I woke at 8 a.m. and whisked open the curtains of my room at Sunriver Resort. That’s when I saw her – the giant. Right outside my window, on the practice putting green, this tree-tall golfer was plunking putt after putt.
I thought of yelling something like, “You got touch, girl,” but I am skeptical of all sightings, whether they be of Elvis, flying saucers, Big Foot, or a giant with soft hands.
In my little hometown on the Illinois prairie, two of my buddies, having consumed too much demon brew, once made a late-night call to the local police. “There’s a lion running loose downtown,” they reported.
Actually it was a very large, shaggy dog.
“You be sure and get home safely,” the policeman told them. “We’ll take care of the lion.”
The lion may have been imaginary, but the giant is real. Here at the U.S. Women’s Amateur Public Links Championship, everybody was talking about Michelle Wie (pronounced We), who stands 5-foot-11 and is still growing. Hey, she’s 12 years old.
Wie is not wee.
“Do people always ask you why your daughter is so tall?” I inquired of her father, Byung-Woof Wie, a Korean native who settled his family in Honolulu.
“Yes,” he confirmed.
“And what do you tell them?” I wondered.
“I tell them she eats a lot of well-balanced meals,” he explained. “Also, I am big (6-foot-2), and my wife is big (Hyun Kyong Wie is 5-foot-7).”
Big, in this case, does not mean fat. All members of the Wie family look extremely athletic – slim, flexible, powerful. Michelle also appears to be very mature and could easily pass for 17 or 18.
Although her semifinal match didn’t start until 10:15, she was practicing on the putting green more than two hours before the competition. This was nothing new.
“She’s here at 6 a.m. eating breakfast and here at 9 p.m. eating dinner,” said Josie Whisnant, special events coordinator for Sunriver Resort. Well-balanced meals, to be sure.
“And when she’s not playing,” Whisnant concluded, “she’s out practicing.” Where does a giant practice? Anywhere she wants.
Wie, an eighth-grader, is an authentic golf prodigy. Men of the world, beware: This 12-year-old girl will make you feel totally inadequate on the golf course.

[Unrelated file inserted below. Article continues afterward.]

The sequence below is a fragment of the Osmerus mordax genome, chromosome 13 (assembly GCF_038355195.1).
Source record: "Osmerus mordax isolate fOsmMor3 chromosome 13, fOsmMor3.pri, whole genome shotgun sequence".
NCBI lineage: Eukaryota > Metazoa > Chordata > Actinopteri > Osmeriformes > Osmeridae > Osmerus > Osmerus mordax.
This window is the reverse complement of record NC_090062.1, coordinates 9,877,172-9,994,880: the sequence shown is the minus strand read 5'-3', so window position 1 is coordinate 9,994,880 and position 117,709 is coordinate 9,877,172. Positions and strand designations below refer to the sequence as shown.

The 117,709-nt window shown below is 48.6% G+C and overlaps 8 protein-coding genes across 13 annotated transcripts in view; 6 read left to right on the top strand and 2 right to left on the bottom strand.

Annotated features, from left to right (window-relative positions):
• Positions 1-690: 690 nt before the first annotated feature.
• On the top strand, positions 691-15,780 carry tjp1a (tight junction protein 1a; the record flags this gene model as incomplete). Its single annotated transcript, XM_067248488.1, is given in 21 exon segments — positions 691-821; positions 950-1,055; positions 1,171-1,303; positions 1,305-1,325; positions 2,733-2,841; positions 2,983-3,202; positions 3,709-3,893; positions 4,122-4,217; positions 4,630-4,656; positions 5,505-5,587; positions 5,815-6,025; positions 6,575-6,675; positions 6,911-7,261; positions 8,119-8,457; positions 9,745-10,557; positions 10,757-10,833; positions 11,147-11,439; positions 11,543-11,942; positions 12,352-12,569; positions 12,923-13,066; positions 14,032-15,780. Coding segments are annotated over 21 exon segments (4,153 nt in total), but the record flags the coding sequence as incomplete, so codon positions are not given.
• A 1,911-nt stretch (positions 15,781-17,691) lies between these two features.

In her WAPL semifinal match against Hwanhee Lee of UNLV, Wie outdrove her opponent by 73 yards on the first hole. I stepped it off. The hole played 357 yards, and Wie’s drive finished 55 yards from the flagstick.
On the 360-yard ninth hole, Wie had 50 yards left to the pin after pulverizing her drive.
On the 385-yard 11th hole, Lee opted to hit fairway wood to the green while Wie hit pitching wedge.
On the 326-yard 15th hole, Wie’s drive finished in a greenside bunker. There was no wind.
“It must have something to do with all that volcanic dust in Hawaii,” said one teen-age boy in the gallery.
In a 5-and-4 victory over Janell Howland of Beaumont, Texas, Wie recorded 3s on 10 of 14 holes. She made birdies on seven of nine par 4s.
Wie reminds me of Tiger Woods. The first time I saw Woods, he was 13. “You won’t believe this kid,” I told my friends.
“That sure is a funny first name,” many of them responded.
A few years later, the world discovered Woods. Tiger was no longer a funny name.
My newest tale: This young girl will turn the golf world upside down. As Tiger transformed men’s golf, she will revolutionize the women’s game.
For her part, the precocious Wie says she wants to someday play in the Masters, which theoretically is not open to women. She says she wants to join the PGA Tour, widely viewed as the summit of male golf. She says she will play in this year’s qualifying round for the U.S. Amateur, a national championship for men. No woman has ever done this, although Katherine Hull of Pepperdine University did play unsuccessfully in a qualifier for the 2002 U.S. (men’s) Public Links Championship.
The legendary Babe Zaharias talked about entering the U.S. (men’s) Open, but never did.
In golf, as in life, anything is possible. Several hundred spectators watched in astonishment as Lee, the giant slayer, was 2 under par in defeating Wie 3-and-2. Now I’m wondering if there is a lion running loose in Taylorville, Ill.